This content was created by the National Sleep Foundation
Find out what’s really going on behind bedroom doors across the globe.
You might think that sleep is the great equalizer among people all over the world. And in some ways, it is. After all, all people rely on restful nights to recharge their bodies and minds. But how people sleep, where people sleep, and even what people wear in the sack varies with longitude and latitude. Read on to learn about unique sleep customs around the world that may surprise you.
- Sleep is a Family Affair. In most of the world, babies—and children—sleep with their parents. And the custom is a tough one to change. While the U.S., the United Kingdom, and parts of Europe are among the minority nations that expect children to sleep in their own rooms, immigrants from other parts of the world tend to stick with their heritage at night. About 20 percent of Hispanic Americans between six months old and four years old sleep with their parents, and 80 percent share a room. Meanwhile just six percent of American-born children share a room with Mom and Dad.
- Bedrooms Are Multi-Purpose Rooms. In Afghanistan, not only do family members all sleep in the same room, but in the morning, they fold up their mattresses and blankets so the room is available for daytime use. Even houseguests are typically expected to join the pajama party.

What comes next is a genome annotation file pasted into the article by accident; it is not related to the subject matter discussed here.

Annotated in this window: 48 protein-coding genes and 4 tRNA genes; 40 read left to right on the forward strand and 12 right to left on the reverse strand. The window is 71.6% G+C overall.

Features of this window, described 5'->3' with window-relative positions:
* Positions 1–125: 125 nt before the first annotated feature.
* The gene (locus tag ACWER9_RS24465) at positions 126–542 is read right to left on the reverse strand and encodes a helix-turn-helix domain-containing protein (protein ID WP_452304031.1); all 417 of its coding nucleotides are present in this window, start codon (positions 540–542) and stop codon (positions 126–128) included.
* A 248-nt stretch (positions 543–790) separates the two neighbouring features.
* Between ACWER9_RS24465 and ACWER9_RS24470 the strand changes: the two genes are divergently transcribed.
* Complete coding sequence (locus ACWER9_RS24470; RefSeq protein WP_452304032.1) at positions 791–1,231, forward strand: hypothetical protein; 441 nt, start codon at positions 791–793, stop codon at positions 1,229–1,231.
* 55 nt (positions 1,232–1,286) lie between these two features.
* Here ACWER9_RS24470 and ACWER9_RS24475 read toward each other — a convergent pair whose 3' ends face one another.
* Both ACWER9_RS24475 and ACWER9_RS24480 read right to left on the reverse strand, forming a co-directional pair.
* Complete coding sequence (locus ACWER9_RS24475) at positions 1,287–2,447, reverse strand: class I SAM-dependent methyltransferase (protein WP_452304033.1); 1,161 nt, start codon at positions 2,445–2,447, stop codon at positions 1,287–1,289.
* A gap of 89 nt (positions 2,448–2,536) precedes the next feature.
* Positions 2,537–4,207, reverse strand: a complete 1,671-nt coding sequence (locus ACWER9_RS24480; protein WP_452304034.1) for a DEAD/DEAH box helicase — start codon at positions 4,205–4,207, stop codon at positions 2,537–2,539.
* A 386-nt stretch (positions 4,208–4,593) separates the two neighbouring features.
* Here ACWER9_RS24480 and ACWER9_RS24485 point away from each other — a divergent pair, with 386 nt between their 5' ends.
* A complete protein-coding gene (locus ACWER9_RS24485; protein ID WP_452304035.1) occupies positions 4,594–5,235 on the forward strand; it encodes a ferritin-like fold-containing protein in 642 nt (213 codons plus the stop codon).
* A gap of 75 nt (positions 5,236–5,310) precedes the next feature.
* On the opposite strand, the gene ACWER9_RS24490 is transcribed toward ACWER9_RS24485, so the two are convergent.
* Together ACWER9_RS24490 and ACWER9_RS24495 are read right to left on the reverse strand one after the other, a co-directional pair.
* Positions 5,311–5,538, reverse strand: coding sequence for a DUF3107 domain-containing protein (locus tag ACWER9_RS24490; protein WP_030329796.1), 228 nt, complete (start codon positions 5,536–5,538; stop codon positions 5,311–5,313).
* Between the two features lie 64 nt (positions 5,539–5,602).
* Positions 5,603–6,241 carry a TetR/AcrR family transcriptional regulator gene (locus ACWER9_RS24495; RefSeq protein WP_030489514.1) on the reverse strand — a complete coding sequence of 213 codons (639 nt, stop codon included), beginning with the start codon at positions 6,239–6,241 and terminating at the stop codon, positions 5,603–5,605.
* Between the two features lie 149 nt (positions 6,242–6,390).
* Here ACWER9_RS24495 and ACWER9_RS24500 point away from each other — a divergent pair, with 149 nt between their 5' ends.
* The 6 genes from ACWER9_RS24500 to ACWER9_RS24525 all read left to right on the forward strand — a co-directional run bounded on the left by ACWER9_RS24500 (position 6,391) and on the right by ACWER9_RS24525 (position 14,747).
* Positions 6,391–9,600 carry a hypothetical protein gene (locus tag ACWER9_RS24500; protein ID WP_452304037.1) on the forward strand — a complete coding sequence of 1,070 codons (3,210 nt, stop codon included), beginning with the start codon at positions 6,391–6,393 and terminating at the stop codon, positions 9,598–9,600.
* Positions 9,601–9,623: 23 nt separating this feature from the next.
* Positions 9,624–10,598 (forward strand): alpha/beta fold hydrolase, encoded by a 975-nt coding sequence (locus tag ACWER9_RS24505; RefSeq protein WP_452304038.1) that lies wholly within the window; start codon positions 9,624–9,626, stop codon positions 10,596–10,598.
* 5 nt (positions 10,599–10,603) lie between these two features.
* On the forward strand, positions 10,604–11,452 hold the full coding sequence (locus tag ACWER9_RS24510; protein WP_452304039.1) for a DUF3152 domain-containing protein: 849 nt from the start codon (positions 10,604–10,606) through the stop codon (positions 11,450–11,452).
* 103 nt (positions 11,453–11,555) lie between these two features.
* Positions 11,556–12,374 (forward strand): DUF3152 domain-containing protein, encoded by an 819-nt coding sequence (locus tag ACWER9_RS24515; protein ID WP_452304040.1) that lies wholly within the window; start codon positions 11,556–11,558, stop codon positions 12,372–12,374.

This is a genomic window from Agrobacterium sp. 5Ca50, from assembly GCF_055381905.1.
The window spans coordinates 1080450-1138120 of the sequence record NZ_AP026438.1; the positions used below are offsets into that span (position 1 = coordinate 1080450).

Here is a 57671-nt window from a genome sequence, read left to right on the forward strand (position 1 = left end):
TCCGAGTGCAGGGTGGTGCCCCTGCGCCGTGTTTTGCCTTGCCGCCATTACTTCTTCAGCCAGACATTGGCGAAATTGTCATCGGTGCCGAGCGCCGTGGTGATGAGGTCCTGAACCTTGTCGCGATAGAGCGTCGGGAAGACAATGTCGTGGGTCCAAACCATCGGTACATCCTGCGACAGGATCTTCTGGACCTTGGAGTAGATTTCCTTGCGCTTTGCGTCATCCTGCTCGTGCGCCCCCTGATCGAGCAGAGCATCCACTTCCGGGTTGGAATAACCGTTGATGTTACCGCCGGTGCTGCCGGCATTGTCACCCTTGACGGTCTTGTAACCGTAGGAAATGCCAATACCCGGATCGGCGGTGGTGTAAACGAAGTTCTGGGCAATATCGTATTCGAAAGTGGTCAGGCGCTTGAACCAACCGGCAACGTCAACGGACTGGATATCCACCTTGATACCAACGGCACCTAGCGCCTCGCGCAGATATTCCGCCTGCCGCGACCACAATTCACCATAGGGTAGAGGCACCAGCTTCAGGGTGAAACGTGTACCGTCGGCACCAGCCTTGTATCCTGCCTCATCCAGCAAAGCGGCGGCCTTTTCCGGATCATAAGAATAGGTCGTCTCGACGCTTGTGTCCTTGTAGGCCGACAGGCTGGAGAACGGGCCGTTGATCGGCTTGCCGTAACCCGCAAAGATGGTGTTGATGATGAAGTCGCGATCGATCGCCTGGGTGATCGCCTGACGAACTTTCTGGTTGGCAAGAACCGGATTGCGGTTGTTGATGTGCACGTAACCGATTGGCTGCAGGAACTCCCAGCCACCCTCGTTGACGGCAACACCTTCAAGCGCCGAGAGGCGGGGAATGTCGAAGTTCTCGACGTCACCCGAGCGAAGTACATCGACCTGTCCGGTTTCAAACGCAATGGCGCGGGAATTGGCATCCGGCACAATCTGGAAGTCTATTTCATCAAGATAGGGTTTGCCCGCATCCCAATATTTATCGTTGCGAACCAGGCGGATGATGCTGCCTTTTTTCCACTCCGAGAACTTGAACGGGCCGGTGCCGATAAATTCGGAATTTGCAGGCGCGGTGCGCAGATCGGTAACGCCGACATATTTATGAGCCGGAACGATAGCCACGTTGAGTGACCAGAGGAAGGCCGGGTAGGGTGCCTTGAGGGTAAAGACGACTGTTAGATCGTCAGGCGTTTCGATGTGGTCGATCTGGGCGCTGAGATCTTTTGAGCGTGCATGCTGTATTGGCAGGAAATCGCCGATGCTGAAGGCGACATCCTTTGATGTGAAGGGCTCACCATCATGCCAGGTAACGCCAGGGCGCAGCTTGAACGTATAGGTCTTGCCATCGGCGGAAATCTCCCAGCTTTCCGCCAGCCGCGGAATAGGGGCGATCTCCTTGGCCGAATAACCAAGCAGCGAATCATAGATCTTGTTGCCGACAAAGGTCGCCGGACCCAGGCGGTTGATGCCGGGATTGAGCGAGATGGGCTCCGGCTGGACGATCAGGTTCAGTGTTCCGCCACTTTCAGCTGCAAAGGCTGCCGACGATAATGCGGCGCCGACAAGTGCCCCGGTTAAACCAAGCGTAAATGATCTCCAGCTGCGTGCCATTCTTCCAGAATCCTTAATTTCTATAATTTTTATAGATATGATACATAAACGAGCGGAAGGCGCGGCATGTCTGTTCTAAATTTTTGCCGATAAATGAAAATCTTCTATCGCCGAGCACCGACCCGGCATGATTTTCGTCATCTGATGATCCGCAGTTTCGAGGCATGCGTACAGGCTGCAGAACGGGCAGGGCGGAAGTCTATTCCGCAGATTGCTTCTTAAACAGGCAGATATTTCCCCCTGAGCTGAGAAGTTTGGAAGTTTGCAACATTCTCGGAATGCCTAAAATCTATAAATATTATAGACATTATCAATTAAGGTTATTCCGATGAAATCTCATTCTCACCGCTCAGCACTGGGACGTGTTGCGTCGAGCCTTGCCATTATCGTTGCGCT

- Babies Sleep Bundled in the Street. In Scandinavia, it’s not uncommon for people to leave their babies by themselves to nap outside in strollers—even during the winter. In fact, children often sleep outside both at daycare and on the sidewalk while the parents are inside a café or restaurant. Many parents believe that the cold air is healthy for children.
- Kids Are Night Owls. While U.S. kids tend to have earlier bedtimes, giving their parents a few hours of grown-up time in the evenings, in Spain (and Argentina), kids burn the midnight oil right beside their parents, often staying up as late as 10:00pm.
- Brits Drink Tea and Sleep Naked. Tea isn’t just for tea time.Forty-three percent of people in the United Kingdom have a relaxing drink, like tea, before heading for the sack. And a third of them ditch their jammies to sleep in the nude!